Retaking point, Piper led Fatimah along an avenue lit with so much neon the sun, if ever it did shine in the place, would be dim by contrast. Despite the lighting, the division the two were headed for was a calmer scene than most of what was depicted on billboards and screens upon first entry from the industrial quarter. Here there were fewer, if any, of the public virtual booths that came with privacy curtains. The booths still stood but were built into walls in the same way public trial booths were. These, however, were not for quick glimpses of anything you could desire but directories as well as news stands. Since there were so many changes in the lives of those on the Market and the Market itself, it was sometimes necessary to acclimate oneself to these modifications. Past the row of public booths, the duo rounded a corner into an alley that would serve well if Piper decided to make fantasy a reality.
Four doors led into the buildings that hemmed in the narrow passage between streets. All four were green save one that had been checkered with black to indicate specialties the other three did not offer. Piper let Fatimah pick which they would enter, but disgusted by what she could only guess were sorted acts, she allowed her guide to choose. Without thinking, Piper chose the closest and led Fatimah into a stale eggshell-hued corridor lit with migraine-inducing fluorescent bulbs that hummed and whined and forced a headache into every skull. There were booths set up on each side, segregated with a singular plexiglass panel on either side. They were much like visitation booths in old-fashioned prisons. A telephone was stationed at the right of each cubicle. Piper directed her charge to a cell labeled ‘Tiffany,’ sat her down, and inserted her card to allow the lowest level of credit to be deducted. Stepping back, she perched behind Fatimah as the show commenced.
The room was dark, lit from behind a curtain with a blue-hued light that was undoubtedly a neon sign. There was no action, nothing stirred save an analog clock on the wall that ticked away the hour little by little. Piper began to count the clicks from the old timekeeper, wanting to ensure she got her money’s worth for her charge. After a few seconds, Fatimah looked back at the other woman, “It’s empty.”
A shape turned in the dimly lit bed, soft snores rose and fell away before the screen turned off. Turning again, Fatimah looked unimpressed.
“See, it’s easy. These women, well sometimes men, don’t do anything more than live their lives, and they live ten times better than anyone with a real job.”
“How is that?” Fatimah, bored and tired, asked with deliberate disgust.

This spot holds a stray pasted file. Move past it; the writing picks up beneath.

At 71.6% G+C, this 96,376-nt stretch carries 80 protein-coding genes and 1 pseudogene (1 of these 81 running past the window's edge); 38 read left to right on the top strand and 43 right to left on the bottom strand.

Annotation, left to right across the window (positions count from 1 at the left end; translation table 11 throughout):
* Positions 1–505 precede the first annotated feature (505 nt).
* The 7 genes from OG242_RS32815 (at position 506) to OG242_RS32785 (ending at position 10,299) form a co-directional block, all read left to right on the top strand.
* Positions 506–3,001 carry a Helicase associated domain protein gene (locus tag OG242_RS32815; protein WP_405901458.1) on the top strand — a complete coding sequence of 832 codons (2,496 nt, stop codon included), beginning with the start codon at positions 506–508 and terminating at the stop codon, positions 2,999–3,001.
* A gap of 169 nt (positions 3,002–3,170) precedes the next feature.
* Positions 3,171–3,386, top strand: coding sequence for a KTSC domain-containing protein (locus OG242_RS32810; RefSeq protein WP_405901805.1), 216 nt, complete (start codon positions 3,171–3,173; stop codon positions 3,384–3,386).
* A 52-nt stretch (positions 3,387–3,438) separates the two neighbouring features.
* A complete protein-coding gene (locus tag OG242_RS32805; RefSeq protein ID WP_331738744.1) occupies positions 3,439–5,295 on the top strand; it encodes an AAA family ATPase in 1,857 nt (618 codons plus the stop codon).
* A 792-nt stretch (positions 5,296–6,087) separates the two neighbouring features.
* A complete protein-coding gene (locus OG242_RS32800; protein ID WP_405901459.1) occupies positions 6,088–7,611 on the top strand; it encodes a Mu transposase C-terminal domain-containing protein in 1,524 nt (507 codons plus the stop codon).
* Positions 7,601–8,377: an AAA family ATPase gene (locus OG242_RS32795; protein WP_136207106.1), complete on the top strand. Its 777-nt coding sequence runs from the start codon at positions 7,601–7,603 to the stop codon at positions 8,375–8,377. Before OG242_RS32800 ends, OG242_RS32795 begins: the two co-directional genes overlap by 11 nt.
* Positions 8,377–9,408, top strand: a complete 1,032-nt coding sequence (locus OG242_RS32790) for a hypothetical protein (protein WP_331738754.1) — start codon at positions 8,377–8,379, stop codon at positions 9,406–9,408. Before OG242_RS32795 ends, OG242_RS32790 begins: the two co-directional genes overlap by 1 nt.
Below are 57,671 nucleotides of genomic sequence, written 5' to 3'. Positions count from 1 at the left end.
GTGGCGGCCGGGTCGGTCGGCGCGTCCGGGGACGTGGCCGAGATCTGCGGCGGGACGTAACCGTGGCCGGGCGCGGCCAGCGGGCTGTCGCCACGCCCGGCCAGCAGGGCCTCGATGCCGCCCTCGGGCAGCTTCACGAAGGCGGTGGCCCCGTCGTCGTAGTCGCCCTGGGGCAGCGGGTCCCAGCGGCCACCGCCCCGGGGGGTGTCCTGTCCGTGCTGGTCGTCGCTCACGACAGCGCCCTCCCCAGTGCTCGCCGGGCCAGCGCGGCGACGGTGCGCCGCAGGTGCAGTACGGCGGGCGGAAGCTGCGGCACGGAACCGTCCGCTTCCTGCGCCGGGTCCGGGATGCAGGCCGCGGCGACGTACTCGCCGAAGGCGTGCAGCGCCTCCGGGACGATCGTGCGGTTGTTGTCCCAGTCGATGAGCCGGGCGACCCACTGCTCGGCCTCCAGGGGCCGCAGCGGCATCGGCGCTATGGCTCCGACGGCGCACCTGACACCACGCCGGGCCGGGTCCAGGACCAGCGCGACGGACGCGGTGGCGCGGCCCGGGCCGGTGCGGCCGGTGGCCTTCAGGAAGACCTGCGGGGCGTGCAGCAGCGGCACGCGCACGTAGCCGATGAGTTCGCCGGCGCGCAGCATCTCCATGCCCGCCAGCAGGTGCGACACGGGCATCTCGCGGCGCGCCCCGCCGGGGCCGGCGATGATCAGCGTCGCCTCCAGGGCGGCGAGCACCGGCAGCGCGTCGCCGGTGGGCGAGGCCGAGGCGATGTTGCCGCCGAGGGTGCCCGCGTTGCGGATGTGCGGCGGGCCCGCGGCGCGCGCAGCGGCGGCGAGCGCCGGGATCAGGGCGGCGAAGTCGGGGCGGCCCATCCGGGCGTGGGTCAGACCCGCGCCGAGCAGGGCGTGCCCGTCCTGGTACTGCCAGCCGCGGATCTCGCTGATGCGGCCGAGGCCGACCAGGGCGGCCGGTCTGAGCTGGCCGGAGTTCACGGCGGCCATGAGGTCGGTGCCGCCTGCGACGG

Piper searched around as though the answers were scrawled on the other screens. Realizing they more or less were, she guided Fatimah to one of the booths across the way, “This one, we’ll try this one.”
As this screen came to life, there was immediate action. The camera sat opposite a table as though strapped to a person’s head as they ate dinner with another person. The model in frame, however, was the only one eating. This woman was consuming an absurd amount of food, piles of fast food burgers, and other fried and decadent dishes. Not only was the woman stuffing herself to bursting, but she also did so in a vulgar and hasty fashion, as though she was soon to be drafted to a country far from home. At this, within seconds, Fatimah shielded her eyes and fought back a wretch, “This is grotesque. Why would you have me watch this?”
“Um… some people get paid just to eat and act like they’re out to dinner with the viewer. Not this one, I’d guess, but look,” in the corner of the screen, an icon representing incoming payments popped and showed the equal to Piper’s last paycheck. Again she stabbed a finger toward the screen, “See? You wouldn’t have to do this, but you could make a living just living, don’t you understand?”
“I really don’t. I don’t know how anyone could respect themselves doing these things and letting people watch. Worse, those people pay money to see this. I had thought those who wanted for pleasures of the flesh were horrid, but this changes all of that.”
“Okay, one last go. I’m sure one of these models is going about a normal day. That’s what you get to do, just live, and people will pay you,” Piper wasn’t quite sure she believed it herself, despite seeing it for so long.
The final screen, one under the name Amy, flickered on at the exchange of credits to open on an unexpected scene. Under a sickly, overly white light, the room was a grim pallet of reds and brown, and there was no model to be seen. Fatimah began to question if this was what she was meant to view when a shape crossed by the camera. Piper had gone silent as a heavy-set man slumped down against the wall opposite the camera. He was bleeding, he was nude, and he had in his hands a thick piece of material and bloodied knife. Staring at the camera, he took the shroud and spread it over his face, revealing the wrinkled remains of Amy’s once smooth, flawless face. Without flinching, the man draped the flesh over his own face and began to saw away at his manhood with the knife. The feed cut out before he was through with the act.
Fatimah absently asked, “Is this it? I can grow fat, sleep, or die. This isn’t life. This is to exist as a cancer.”